The Quietist Posit: A Methodologically Agnostic Resolution to the Problem of Qualia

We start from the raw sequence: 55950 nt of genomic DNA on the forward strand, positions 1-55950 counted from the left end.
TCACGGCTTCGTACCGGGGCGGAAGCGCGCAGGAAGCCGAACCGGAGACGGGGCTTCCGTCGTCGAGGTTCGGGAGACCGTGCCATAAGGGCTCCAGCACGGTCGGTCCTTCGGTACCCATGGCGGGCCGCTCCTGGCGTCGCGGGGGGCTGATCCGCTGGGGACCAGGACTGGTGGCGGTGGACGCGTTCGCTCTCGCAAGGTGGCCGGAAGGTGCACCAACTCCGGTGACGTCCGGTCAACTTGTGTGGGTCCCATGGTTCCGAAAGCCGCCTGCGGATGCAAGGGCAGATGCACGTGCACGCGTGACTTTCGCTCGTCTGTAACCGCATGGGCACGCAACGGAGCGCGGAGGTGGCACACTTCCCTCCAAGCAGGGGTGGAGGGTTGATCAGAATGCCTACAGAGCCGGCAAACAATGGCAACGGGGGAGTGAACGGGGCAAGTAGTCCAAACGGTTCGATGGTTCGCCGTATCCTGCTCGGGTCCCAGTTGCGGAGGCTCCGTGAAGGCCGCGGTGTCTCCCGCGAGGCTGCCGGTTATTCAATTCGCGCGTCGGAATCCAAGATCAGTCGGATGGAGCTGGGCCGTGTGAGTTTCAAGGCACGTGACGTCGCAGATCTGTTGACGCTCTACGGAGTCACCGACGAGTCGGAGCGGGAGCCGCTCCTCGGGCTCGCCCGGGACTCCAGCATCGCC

This thesis paper addresses the aim and methodology of an argument by Daniel Dennett (1988; 1992), who proposes an eliminativism with regards to the referent of the term “qualia”. Dennett’s argument centres on the purported failure for any property to meet the criteria for this term widely found in traditional philosophical literature. Dennett argues that this failure may be demonstrated as a result of the term failing to refer to any property which contains naturalistic methodological verification conditions. I provide, in this paper, an outline of two key historical arguments by W.V. Quine and Ludwig Wittgenstein, respectively, whose influence on Dennett’s position will help clarify a certain vulnerability in the latter’s argument. I then provide a series of arguments to serve as important counterexamples to the methodology employed by Dennett which, I argue, reveal a dialectical stalemate between two sets of competing methodologies –methodological naturalism and phenomenology. I argue that this stalemate is indicative of a methodological underdetermination with regards to the question of whether qualia exist. I refer to this as the “methodological problem of qualia”. I then propose that a resolution may be found for this problem by adopting a methodological agnosticism. I argue that upon this agnosticism, it is possible to positively assert methodological verification conditions according to which it may be determined whether the term “qualia” refers to a property which contains naturalistic methodological verification conditions. I argue that these are the conditions which hold upon the explicitly conditional, or “methodological”, assumption of a naturalistic methodological verificationism, as opposed to a phenomenological methodology, or vice versa. I conclude that, under these conditions, the term “qualia” therefore may succeed in referring to a property which contains naturalistic methodological verification conditions. As such, I propose that Dennett is incorrect: neither the term nor its referent merit elimination, but rather the latter a quietist resolution, and the former its own meaningful place in language.